Guess I have to get over that, huh?

    Anyway, great post!

  2. You've said well, my friend. You've said it well. There are times that I am amazed at the voice of a piece is actually "mine" – rather like hearing yourself on a recording. "That's me?"

    Thank you for reminding us of the power of our creation… 🙂

  3. Amen! Great post. Timely, too, as I was just playing around with one of my books I hadn't looked at in over a year. It was like an out-of-body experience.

  4. Tawna – isn't that truly bizarre when that happens? I'm not sure we ever really get over that shock that our little noodling thoughts are out walking the streets by themselves. I wonder if authors with years of books feel differently?

    And Kristina – that's a perfect analogy. Really that external voice is exactly the same thing, isn't it? Instead of the internal one…

  5. Linda – that matches Kristina's analogy. It IS a kind of out-of-body experience, because the work is now outside you and not filling your head. So interesting…

  6. I needed this today! Lately my husband has been calling me "Shiba" claiming that all he ever sees of me is the back of the Toshiba laptop. Sometimes it's hard to break away but the end result is usually worth it.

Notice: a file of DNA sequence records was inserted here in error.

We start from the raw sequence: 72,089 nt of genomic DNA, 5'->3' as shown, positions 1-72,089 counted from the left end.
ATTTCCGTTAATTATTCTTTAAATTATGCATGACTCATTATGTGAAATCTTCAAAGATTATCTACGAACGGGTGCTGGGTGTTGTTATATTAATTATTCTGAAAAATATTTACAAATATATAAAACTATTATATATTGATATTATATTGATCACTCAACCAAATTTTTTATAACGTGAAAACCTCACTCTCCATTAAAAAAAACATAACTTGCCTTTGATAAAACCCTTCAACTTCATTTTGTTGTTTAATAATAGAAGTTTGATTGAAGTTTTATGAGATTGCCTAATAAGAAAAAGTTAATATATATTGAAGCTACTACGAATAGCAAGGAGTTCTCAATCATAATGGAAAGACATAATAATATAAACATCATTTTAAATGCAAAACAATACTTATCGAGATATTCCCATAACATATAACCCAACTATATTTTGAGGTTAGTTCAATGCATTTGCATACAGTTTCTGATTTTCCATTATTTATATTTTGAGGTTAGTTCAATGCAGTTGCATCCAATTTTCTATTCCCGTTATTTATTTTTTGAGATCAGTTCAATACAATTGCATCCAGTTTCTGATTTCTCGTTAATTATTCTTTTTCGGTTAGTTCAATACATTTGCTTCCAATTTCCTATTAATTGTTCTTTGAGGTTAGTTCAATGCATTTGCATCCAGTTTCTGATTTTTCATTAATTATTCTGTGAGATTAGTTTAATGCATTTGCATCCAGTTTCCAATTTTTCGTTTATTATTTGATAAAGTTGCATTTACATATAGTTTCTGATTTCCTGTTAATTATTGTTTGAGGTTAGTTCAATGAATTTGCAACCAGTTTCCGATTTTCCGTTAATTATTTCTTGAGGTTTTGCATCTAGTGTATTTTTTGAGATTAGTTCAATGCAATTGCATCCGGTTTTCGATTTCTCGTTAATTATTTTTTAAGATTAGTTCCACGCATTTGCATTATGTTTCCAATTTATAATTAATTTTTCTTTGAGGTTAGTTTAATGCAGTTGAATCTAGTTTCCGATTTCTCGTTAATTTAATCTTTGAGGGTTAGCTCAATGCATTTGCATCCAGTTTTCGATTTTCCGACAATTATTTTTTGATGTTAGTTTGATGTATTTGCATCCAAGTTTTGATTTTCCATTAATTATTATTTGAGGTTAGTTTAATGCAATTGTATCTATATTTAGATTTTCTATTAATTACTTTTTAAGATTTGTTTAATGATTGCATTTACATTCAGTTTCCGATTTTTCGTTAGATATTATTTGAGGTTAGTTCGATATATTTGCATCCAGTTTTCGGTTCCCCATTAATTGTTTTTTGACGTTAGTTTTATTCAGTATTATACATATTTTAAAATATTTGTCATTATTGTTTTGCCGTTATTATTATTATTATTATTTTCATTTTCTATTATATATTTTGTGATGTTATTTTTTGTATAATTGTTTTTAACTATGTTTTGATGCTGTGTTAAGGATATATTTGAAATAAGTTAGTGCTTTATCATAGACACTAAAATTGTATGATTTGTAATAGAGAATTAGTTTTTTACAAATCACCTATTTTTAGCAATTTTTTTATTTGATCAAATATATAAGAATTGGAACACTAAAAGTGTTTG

7. Glad it hit a chord, Anne! Sometimes I wonder if women worry more about this (if any men are reading, you're welcome to protest!), about paying attention and whether their man is calling "come back little Shiba!" (couldn't resist that one!)

  8. I want to note that Allison redacted her comment because she thought it sounded too self-involved. But from the one who saw it fleetingly: You're already giving back in spades, darling! Everything's a cycle. You'll have your chance.

  9. Yeah, I did.

    But I really do appreciate this post (especially given that I'm going to have to resubmerge into edits for the next few weeks again.)


  10. I think a lot of that comes from the fact that many people don't consider writing a 'real' job. For all but the fortunate few A-listers, writing is not only a job, but a *second* job. They think it's all playtime, but while there is definitely an element of joy in it (or at least, there should be), when you've got a signed contract with a stated deadline and an editor waiting on you, dicking around is not an option.

    Even when you're not getting paid, if there's a story that wants out, it's coming out, and if that means you spend 12+ hours on a Sunday glued to the keyboard and forgetting to eat, that's how it's going to be.

    The people who understand what being a writer means, or who understand or care about you (or both) will know that absorption for what it is.

    The rest really aren't worth worrying about.

  11. Eloquently put, Kendris! If there's a fine line between being self-involved and dicking around, may we all be gleeful narcissists!